[ssml] Re: ssml-general digest, Vol 1 #18 - 1 msg

Nancy Hansen nhansen at nhgri.nih.gov
Wed Dec 17 09:39:06 EST 2003

Hi Tristan,

	I don't have too much experience with this stuff, but since noone
else has piped in:

	Assuming these are human sequences, I'd take a non-redundant set
of human protein sequences and compare each est sequence against the
protein sequences using blastx.  I think it would be preferable to do a
blastn against annotated CDS (nucleotide) sequences, but I'm not sure
where you can get a nice curated set of those, but the protein sequences
would probably do the trick.

	Bioperl has modules to parse the blast output (and run it in fact,
but since it's just one format and one big query file, I'd just run it
manually).  So with bioperl parsing, it's easy to write a perl script that
will tally up all the best hits by protein id's and report totals.  You
can then examine what you get to see if the results that are most
redundant are good choices.

	Am I missing something, though?  What's the advantage to
assembling them first?


Nancy F. Hansen, PhD	nhansen at nhgri.nih.gov
Bioinformatics Group
NIH Intramural Sequencing Center (NISC)
8717 Grovemont Circle, Rm. 152L
Gaithersburg, MD 20877
Phone: (301) 435-1560	Fax: (301) 435-6170

On Tue, 16 Dec 2003 ssml-general-request at bioinformatics.org wrote:

> When replying, PLEASE edit your Subject line so it is more specific
> than "Re: ssml-general digest, Vol..."
> Today's Topics:
>    1. [Fwd: Re: Request to mailing list ssml-general rejected] (Dan Bolser)
> --__--__--
> Message: 1
> Date: Tue, 16 Dec 2003 09:20:15 -0000 (GMT)
> From: "Dan Bolser" <dmb at mrc-dunn.cam.ac.uk>
> To: <ssml-general at bioinformatics.org>
> Subject: [ssml] [Fwd: Re: Request to mailing list ssml-general rejected]
> Using the current state of the art bioinformatics tools/software, what is the
> preferred method of *identifying EST sequences* for the subtraction procedure of a
> cDNA library ?
> In order to decrease the abundant messages which dominate cDNA libraries, I hope
> to identify the longest, most abundant, and annotatable (based on e.g. swissprot)
> ESTs.  I would like to get expert opinions on how to most effectively go about it.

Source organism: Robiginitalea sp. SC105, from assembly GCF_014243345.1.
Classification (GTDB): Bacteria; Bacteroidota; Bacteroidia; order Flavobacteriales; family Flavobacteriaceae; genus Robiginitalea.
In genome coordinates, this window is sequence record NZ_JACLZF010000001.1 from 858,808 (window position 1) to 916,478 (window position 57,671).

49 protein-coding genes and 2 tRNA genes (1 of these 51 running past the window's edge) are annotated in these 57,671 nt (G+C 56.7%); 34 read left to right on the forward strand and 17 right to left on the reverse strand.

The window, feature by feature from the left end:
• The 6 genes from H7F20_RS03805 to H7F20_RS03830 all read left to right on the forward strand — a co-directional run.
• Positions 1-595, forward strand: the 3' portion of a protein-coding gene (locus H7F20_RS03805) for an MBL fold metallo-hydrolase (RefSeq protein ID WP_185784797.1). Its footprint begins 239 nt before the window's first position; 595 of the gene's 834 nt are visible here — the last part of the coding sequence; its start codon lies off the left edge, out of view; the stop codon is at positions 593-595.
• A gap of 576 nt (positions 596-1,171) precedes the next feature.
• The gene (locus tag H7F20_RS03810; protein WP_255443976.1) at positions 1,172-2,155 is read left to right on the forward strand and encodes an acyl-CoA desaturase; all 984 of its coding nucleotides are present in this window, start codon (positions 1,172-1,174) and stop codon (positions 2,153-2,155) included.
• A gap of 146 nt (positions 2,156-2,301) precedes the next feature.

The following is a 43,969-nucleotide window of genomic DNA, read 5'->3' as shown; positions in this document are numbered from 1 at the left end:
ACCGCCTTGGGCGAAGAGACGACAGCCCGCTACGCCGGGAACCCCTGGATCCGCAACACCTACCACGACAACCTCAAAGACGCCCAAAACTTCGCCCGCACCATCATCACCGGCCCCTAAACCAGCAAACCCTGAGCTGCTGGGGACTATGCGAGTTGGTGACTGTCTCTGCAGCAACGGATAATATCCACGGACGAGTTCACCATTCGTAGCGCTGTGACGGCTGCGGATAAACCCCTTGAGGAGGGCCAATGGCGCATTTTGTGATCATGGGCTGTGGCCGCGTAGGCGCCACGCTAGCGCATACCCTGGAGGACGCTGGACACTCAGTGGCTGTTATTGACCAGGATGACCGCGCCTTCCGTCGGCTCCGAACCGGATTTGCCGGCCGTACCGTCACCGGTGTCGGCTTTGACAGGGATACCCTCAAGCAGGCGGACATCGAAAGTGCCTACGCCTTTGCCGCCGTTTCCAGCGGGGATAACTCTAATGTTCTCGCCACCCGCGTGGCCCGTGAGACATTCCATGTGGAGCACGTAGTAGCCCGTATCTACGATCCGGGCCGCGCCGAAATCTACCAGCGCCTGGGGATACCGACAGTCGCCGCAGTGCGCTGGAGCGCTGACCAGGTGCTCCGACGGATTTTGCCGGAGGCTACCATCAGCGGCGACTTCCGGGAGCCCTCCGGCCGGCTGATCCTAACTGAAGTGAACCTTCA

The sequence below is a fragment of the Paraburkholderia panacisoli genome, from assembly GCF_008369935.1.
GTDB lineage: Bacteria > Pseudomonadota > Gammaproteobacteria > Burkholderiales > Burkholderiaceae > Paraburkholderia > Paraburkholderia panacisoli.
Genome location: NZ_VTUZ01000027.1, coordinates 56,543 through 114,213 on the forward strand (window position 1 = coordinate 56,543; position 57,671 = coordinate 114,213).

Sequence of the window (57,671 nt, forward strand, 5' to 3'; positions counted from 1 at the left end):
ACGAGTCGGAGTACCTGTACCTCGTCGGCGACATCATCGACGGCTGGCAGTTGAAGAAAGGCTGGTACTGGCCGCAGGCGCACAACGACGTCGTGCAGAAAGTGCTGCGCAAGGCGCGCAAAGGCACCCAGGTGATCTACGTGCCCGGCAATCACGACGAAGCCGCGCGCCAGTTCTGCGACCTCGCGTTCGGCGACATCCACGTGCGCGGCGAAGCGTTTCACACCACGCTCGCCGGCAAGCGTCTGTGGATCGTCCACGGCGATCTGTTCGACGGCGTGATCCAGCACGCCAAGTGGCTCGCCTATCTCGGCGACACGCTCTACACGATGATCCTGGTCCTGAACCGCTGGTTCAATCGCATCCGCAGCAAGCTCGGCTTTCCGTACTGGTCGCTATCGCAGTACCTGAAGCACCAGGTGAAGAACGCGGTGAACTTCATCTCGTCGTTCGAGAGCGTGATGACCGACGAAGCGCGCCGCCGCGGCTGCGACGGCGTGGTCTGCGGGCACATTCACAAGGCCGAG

>  I have several thousand ESTs and would, for at least this first round, like to
> identify 96 clones which are the most abundant/longest/annotatable.
> Approaches I have considered are :
> 1. Running the entire dataset through CAP3 to produce contigs.  Then take the
> consensus sequence for each contig and run a blastp against swissprot to see if is
> annotatable.
> 2.  Running an all against all blast search using the ESTs as both the query and
> the database.  Additionally, one could make the database a combination of both the
> ESTs and swissprot, thus indicating not only which sequences have
> similar/identical matches within the EST database, but also whether they have a
> homolog in swissprot
> Does anything exist in bioperl which performs the necessary sequence analysis for
> subtraction of a cDNA library?
> BTW, if these are not the correct listserv/bulletin boards for such a query,
> please let me know the preferred location.
> Thank you and Happy Holidays!
> Tristan Fiedler
> --
> Tristan J. Fiedler, Ph.D.
> Postdoctoral Research Fellow - Walsh Laboratory
> NIEHS Marine & Freshwater Biomedical Sciences Center
> Rosenstiel School of Marine & Atmospheric Sciences
> University of Miami
> tfiedler at rsmas.miami.edu
> t.fiedler at umiami.edu (alias)
> 305-361-4626
> --__--__--
> _______________________________________________
> ssml-general mailing list
> ssml-general at bioinformatics.org
> https://bioinformatics.org/mailman/listinfo/ssml-general
> End of ssml-general Digest

More information about the ssml-general mailing list